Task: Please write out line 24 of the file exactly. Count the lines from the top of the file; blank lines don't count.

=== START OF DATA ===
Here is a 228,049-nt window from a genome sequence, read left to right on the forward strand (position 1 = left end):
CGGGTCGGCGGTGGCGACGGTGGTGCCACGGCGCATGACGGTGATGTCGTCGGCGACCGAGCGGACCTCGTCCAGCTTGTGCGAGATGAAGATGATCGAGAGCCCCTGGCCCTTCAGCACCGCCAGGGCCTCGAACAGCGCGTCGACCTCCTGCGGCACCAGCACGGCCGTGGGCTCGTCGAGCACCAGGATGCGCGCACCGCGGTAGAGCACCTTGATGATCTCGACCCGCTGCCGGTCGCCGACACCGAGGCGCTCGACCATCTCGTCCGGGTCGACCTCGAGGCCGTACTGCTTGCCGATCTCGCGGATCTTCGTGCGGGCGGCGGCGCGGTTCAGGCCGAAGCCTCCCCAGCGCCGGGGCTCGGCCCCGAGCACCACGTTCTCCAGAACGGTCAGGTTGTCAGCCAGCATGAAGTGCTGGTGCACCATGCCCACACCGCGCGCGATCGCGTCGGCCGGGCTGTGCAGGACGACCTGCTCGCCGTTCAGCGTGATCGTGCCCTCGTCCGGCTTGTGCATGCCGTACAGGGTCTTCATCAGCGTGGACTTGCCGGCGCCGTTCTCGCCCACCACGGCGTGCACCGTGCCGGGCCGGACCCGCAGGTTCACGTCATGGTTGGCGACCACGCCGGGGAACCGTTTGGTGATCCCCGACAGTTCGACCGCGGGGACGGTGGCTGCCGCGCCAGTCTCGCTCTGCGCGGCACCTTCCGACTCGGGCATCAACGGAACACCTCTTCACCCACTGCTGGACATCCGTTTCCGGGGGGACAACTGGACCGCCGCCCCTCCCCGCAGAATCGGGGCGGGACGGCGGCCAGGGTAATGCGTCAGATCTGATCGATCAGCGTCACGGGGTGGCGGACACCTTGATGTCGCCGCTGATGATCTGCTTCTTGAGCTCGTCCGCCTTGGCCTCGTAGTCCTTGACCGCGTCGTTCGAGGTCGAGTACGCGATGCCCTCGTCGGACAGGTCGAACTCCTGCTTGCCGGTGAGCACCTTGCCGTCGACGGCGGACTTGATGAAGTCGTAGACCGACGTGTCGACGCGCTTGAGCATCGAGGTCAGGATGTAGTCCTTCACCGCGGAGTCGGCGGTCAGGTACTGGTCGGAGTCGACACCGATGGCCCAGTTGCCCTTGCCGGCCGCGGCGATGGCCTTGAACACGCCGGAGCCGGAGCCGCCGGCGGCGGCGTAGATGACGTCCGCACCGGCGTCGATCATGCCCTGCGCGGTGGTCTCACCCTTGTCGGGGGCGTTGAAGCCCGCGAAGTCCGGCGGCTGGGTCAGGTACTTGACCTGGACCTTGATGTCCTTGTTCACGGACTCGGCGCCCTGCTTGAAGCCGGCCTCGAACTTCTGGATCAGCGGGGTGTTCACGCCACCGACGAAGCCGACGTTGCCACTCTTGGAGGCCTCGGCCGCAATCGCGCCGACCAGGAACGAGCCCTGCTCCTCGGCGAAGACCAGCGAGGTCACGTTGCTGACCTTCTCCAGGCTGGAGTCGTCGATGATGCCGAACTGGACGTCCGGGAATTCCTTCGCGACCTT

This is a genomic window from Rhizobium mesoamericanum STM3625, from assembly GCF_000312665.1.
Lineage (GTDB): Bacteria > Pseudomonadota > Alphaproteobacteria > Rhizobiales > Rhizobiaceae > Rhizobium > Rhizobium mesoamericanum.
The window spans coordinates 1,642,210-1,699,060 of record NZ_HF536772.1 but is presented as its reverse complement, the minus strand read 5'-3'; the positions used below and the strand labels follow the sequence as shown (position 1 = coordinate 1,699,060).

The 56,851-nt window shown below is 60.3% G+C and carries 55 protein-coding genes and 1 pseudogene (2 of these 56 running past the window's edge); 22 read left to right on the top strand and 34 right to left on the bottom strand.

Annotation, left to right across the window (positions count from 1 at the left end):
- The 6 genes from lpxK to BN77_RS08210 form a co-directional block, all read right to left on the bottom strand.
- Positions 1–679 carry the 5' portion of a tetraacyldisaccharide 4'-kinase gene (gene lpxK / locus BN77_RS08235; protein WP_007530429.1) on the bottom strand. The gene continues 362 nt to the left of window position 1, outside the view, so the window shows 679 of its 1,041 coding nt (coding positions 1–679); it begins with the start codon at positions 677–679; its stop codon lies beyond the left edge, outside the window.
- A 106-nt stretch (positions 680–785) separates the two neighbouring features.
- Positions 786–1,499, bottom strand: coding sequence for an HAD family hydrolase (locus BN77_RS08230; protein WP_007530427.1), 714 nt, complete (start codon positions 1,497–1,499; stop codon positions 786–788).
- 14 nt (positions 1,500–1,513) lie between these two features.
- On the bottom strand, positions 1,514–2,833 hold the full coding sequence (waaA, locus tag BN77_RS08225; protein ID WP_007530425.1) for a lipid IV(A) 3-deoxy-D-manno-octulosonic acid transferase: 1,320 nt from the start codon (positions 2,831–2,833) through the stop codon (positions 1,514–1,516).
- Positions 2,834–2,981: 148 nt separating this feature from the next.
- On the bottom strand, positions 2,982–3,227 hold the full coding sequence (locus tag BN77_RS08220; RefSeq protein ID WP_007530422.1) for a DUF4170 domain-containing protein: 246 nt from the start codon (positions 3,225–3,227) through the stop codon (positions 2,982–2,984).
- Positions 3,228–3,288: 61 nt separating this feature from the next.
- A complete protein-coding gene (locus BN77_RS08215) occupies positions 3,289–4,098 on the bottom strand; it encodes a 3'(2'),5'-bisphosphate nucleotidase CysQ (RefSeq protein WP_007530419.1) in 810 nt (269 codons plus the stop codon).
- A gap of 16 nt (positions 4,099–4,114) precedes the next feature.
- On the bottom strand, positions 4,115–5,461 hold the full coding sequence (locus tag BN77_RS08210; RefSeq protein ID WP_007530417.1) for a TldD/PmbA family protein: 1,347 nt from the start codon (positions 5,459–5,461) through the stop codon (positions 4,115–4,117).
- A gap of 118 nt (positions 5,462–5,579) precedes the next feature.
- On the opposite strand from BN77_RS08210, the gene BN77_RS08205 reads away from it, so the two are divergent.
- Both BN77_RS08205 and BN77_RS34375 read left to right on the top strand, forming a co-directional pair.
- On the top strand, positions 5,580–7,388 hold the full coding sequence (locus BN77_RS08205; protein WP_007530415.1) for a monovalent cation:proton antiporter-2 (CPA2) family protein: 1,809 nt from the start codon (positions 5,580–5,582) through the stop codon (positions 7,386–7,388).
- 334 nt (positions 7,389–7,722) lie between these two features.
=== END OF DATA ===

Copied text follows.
- 334 nt (positions 7,389–7,722) lie between these two features.